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It looks like the V-neck pullover had taken over as the style for sweaters by the middle of the decade.

I looked carefully at the faces of the models, hoping to spot Mabel, but I couldn’t make a positive identification.  I did spot one of the sweaters she was wearing, but in a different pose.  I suppose that the model could be Mabel.

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Filed under Proper Clothing, Sportswear, Summer Sports, Winter Sports

Ad Campaign – Bradley, Circa 1924

 

Today, I have some delightful photos to share, all courtesy of Richard York, a recent poster who mentioned that his grandmother modeled briefly for the Bradley Knitting Company of Delavan, Wisconsin.

I’ve written about Bradley several times.  They are best remembered for their wool knit swimsuits, but they also made other knit items such as sweaters, shawls and dresses.   A couple of months ago I put in a losing absentee bid on a fabulous late 1930s  wool knit ice skating ensemble from Bradley, with the sweater,  skirt, hat  and even matching panties.  I’m still in mourning over that set.

Richard’s grandmother was Mabel Jennie Gross of Delavan.   She married Edward Munger  (in above photo with Mabel) in July of 1924.  Richard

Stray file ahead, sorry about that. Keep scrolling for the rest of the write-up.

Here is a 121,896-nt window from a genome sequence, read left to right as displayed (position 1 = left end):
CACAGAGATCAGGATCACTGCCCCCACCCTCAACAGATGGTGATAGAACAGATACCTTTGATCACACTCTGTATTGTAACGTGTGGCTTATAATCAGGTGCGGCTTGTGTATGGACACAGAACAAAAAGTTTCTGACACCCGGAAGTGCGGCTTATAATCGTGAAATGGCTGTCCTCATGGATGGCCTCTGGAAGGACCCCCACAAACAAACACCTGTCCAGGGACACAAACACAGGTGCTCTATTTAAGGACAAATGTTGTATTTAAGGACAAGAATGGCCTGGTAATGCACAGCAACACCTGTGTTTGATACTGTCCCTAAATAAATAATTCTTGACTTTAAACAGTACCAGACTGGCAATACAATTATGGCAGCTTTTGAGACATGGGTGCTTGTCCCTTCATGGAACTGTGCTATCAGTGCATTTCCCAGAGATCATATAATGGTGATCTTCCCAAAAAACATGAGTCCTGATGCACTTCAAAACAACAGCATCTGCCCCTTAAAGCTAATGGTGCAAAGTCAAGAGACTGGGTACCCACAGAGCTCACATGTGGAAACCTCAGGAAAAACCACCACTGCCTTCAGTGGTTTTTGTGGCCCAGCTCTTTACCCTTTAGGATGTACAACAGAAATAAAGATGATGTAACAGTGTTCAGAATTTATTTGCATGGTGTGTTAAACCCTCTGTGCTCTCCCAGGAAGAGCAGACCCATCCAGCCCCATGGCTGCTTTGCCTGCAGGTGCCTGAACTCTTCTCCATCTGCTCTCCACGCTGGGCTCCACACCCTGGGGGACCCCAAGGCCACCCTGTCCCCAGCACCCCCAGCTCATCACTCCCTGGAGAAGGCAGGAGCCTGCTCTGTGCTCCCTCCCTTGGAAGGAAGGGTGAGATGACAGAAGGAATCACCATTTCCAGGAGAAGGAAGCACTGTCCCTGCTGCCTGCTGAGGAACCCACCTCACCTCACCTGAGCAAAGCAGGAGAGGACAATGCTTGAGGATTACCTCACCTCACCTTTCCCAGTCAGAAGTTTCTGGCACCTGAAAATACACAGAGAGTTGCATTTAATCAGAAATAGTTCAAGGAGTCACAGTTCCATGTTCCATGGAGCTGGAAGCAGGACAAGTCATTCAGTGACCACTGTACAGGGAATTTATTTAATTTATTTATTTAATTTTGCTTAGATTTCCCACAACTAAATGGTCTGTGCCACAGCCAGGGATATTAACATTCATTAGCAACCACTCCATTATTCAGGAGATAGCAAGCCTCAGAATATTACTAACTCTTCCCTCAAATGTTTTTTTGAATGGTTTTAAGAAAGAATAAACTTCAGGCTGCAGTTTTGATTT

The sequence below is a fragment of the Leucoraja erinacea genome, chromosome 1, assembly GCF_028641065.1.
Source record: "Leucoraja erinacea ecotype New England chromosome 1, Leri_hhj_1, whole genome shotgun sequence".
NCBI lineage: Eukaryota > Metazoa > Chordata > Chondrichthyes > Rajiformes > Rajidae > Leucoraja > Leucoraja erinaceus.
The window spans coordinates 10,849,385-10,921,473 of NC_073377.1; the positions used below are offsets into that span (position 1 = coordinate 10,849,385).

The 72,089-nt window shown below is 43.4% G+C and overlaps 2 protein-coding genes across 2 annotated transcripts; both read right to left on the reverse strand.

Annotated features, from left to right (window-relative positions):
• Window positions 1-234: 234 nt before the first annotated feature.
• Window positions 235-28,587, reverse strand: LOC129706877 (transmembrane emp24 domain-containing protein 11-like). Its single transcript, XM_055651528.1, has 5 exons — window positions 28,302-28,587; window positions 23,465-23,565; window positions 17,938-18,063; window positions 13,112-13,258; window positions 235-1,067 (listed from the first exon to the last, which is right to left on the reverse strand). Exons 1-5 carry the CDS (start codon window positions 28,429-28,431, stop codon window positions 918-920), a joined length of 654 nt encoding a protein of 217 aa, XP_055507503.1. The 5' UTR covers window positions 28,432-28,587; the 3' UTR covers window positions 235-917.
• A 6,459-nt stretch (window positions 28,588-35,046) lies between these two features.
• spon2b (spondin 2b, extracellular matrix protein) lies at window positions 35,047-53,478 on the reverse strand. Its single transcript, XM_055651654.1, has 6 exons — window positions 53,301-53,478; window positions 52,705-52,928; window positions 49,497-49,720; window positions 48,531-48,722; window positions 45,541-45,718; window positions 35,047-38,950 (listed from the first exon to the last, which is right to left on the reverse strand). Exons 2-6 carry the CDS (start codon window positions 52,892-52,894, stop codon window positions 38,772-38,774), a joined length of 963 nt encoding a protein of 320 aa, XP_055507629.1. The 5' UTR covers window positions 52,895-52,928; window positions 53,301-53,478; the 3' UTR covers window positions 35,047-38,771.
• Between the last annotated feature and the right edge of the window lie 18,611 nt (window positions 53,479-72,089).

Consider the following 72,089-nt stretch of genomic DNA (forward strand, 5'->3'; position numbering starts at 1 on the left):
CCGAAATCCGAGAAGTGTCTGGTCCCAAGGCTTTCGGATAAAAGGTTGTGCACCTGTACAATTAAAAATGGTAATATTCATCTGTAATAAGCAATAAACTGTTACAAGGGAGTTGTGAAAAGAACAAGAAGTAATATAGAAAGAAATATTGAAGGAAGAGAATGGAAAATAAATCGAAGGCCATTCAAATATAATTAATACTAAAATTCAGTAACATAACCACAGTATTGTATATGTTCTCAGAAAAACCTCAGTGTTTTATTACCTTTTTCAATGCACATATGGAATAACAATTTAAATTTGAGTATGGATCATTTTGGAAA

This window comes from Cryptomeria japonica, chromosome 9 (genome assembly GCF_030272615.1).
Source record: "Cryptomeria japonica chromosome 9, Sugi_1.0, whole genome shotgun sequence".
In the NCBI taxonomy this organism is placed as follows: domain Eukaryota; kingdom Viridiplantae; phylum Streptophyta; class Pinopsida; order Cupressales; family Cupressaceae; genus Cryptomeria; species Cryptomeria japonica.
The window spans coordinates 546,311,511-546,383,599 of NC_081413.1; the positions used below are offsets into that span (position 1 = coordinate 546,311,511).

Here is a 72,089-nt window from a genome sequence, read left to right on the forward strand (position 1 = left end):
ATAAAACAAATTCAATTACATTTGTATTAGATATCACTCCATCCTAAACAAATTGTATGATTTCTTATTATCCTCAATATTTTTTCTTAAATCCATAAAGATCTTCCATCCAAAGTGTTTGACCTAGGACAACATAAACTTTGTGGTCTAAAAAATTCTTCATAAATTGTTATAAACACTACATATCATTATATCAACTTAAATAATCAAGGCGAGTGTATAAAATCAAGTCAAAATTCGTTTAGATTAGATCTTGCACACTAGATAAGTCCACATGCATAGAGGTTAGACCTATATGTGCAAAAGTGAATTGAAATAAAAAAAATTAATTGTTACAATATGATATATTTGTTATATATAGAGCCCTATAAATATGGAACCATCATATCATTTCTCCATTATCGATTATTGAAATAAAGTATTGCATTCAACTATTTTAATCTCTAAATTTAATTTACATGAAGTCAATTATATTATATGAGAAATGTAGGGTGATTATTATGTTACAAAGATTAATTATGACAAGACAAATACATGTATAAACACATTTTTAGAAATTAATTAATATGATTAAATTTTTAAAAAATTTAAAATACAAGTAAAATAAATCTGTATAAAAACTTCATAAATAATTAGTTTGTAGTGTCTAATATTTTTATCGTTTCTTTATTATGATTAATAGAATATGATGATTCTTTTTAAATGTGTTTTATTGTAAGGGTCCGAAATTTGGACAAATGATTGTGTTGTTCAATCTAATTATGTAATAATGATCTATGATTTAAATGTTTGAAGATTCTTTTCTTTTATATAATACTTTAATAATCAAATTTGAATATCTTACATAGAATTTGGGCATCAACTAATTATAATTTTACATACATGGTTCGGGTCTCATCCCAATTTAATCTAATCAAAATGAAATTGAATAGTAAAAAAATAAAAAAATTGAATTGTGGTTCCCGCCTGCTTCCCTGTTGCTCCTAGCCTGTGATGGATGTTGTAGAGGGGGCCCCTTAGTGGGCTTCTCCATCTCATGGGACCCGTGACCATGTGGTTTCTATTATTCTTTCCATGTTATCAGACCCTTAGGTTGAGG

believes they met at the Bradley Knitting Company.   At some point before 1926 when Richard’s mother was born, Mabel modeled for Bradley, and Richard has sent scans of some photos.

The clarity of detail in these photos is so much better than what you find in photos reproduced for catalogs of this era.  I have a 1922 Bradley catalog, and these photos show the quality of the knitting and the design in a way that just can’t be seen in ads and in catalogs.

So I hope you enjoy these as much as I have.  Be sure to click the link at the bottom to see them all, as I’ve got 14 different photos.  And I just realized I’m in the market for one of those sweater/skirt sets, if anyone spots one for sale.